A Bookbinder’s Travel Kit

I wrote about the first two layers (four pockets) of my travel kit last week. Since this adaptation of the Zhen Xian Bao/Chinese Thread Book only has five pockets, today’s post will explain the combined bottom layer box and cover.

Here’s my finished kit.

The pull tab does look rather like a tongue, but I think I will skip David’s suggestion that I could add eyes.  ; ]

I had been trying to work out how to add depth to the cover layer to allow space at the front —opening— end. (Adding space in the middle for a ‘spine’ was no problem.) When I finally stopped obsessing about doing it by folding and decided that cutting would be OK, I worked out a solution immediately.

The scoring and cutting pattern for the bottom box/cover looks like this:

If you want to make a test model you can print out the self-closing cover-box layout. It should work on both A4 and 8.5 x 11″ paper. If you would prefer to draft your own pattern in a different size (the width of the B section is 3″ in the printable layout), the proportions are as follows:

Score all the dotted lines before doing any cutting. Cut out the rectangle along the outer edge of the heavy black line. Do not cut along the interior black lines yet: they will be cut after the folding has been done to make sure that the cuts match your folds.

Using your scored lines as a guide, fold the upper and lower edge in to the middle.

Open your page, then fold the left end into a point using the angled lines as guides.

Open your paper again, then fold the left end toward the right along the vertical dashed line closest to the left end.

Open your page again, then fold the top and bottom and the left end in at the same time. This will involve reversing the angled folds that formed the point. (You can find a more detailed description of this fold here.) You should have two little squares on the surface of the left end.

Re-open your paper and fold the remaining vertical lines. Now cut along the interior solid black lines, making sure that you cut exactly along the folds.

Re-fold the sides and left end. Fold the cut ends along the angled lines just to the left of the vertical cuts. There will be a small tab above and below the top and bottom edges. Fold the tabs towards the middle. Fold the right hand end into a point following the angled score lines. Try to match the edges of the upper layer (sides of the point) to the top and bottom folded edges of the tabs as closely as possible. Glue the point sides to the tabs.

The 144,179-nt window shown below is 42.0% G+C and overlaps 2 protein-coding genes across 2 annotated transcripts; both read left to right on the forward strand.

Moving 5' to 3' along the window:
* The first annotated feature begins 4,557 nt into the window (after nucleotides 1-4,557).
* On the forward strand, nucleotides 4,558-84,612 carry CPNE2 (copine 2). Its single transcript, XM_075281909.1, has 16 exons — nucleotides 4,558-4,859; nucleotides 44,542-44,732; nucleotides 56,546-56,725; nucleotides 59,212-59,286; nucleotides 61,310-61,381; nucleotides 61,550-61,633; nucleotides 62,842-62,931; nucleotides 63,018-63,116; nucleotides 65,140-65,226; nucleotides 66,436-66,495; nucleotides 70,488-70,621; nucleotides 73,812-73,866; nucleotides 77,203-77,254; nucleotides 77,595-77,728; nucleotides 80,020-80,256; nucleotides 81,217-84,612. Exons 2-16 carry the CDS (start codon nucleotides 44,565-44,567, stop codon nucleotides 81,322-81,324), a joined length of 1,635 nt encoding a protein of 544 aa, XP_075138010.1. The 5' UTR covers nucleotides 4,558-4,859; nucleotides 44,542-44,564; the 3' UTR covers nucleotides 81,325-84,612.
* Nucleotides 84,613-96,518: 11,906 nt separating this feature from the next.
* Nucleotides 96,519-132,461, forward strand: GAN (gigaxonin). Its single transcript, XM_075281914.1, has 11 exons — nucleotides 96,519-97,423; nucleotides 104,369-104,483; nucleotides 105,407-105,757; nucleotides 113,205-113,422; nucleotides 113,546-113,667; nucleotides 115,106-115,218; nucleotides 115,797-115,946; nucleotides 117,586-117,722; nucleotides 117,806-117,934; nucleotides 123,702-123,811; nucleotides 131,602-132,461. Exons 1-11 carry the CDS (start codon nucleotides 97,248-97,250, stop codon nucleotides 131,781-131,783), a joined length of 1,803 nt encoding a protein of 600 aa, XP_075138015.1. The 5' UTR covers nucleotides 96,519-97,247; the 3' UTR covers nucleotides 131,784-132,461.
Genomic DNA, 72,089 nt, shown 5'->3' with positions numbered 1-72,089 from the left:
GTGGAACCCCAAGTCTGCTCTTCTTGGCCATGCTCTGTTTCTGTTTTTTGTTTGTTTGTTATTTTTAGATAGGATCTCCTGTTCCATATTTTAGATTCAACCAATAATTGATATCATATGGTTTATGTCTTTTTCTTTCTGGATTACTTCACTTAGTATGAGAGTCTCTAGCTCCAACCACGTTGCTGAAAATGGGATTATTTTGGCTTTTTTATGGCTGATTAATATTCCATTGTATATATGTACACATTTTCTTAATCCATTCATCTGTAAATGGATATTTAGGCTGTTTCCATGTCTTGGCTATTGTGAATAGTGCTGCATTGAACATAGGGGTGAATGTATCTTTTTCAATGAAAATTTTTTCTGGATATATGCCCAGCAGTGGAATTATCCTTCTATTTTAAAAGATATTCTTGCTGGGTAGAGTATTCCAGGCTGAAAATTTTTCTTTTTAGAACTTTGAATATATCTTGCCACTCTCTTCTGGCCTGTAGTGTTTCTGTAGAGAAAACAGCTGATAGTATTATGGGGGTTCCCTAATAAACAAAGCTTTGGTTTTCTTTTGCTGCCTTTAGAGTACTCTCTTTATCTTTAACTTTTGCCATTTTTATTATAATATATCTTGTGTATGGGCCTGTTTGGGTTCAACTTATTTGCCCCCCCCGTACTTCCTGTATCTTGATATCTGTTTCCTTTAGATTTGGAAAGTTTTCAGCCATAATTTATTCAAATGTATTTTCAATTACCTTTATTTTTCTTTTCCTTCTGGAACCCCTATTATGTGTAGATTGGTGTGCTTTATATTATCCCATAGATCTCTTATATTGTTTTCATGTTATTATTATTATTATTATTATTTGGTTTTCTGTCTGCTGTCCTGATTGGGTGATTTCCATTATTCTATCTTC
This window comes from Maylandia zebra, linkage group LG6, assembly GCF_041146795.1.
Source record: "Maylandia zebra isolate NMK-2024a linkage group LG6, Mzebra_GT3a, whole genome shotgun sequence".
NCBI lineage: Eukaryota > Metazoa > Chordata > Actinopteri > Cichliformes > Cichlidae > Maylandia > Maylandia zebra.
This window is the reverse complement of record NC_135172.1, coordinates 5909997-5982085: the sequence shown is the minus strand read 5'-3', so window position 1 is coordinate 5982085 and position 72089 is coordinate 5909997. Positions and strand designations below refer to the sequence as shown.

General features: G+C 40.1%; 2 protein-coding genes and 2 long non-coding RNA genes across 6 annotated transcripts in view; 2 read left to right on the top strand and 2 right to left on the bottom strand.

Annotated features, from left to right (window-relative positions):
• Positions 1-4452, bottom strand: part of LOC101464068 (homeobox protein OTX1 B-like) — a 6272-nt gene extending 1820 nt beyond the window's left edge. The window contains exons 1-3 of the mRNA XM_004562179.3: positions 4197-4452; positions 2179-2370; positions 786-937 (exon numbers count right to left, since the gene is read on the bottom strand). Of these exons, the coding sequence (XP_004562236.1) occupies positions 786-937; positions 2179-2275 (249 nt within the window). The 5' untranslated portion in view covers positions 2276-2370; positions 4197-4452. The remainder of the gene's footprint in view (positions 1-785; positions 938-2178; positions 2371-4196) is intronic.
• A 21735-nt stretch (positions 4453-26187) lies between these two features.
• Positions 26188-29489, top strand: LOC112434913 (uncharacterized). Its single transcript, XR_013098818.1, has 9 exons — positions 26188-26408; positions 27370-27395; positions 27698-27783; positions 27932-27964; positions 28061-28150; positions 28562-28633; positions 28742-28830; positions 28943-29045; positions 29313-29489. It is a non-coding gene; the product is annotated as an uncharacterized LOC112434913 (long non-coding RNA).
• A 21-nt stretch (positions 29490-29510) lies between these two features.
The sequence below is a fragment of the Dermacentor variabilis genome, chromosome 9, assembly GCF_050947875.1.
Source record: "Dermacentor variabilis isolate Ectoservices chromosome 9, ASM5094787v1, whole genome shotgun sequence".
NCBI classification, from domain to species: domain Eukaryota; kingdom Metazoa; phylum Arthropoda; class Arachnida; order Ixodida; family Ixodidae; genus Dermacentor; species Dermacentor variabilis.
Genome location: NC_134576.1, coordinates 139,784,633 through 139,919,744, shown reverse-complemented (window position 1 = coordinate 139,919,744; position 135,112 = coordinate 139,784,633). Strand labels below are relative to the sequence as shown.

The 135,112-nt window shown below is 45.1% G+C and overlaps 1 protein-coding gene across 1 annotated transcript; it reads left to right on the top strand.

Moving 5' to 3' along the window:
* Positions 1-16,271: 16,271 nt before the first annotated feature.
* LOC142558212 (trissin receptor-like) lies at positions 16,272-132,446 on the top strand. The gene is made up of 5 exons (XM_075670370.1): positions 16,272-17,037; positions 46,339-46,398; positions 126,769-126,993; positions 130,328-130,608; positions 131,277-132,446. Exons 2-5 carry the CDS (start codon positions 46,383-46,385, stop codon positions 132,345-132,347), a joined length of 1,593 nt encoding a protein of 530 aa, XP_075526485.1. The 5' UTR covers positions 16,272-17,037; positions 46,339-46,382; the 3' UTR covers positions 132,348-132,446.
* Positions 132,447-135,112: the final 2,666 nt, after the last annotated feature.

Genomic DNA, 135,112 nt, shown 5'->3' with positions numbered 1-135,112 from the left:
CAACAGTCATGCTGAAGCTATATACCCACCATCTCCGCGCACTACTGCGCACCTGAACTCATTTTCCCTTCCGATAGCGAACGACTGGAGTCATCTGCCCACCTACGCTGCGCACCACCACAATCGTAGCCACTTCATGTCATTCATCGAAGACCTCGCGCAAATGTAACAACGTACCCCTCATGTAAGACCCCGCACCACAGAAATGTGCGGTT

To close the structure, fold along all the vertical lines and push the pointed right end into the triangular pocket at the left end.

You can glue the point shut for stability. I also added a pull tab to make opening and closing my binder’s kit a bit easier. Here is my assembled kit on the inside,

and on the outside.

The pull tab hardly looks like a tongue at all in this image.

In other book arts news:

Some of you may be interested in an accordion variation that appeared recently on Painting Speech. Beth Lee has written a post about a modular accordion that offers many possibilities for book artists and calligraphers.

In other news:

I have begun playing a new game started by Guylaine Couture (organiser of the Paper Toys exhibition. The project is called guylainelab and each month Guylaine will propose a new project and participants will make something in response. For a while I thought I might have to drop out. The project requires posting on Instagram and I do not own a smart phone. (I do have an iPad but I take terrible pictures with it.) I have, however, invented a work-around. I take a picture with my camera, process it, then email it to myself. I open the email on my iPad and upload it to Instagram. This is definitely not the instantaneous thing that happens using a smart phone, but it isn’t too onerous and it works. You can find images from the project here and from my Instagram here.

About Byopia Press

I have been working in the book arts field for more than twenty years, and operating Byopia Press with my husband David since the late 1990s. I began producing artist's books and altered books in 2004.
This entry was posted in artist's books, book arts, bookbinding, free printable, instructions, paper folding and tagged , , , , , , , . Bookmark the permalink.

1 Response to A Bookbinder’s Travel Kit

  1. Pingback: Byopia Press Advent Calendar 2019: Day Ten and a Locking Pocket | Byopia Press

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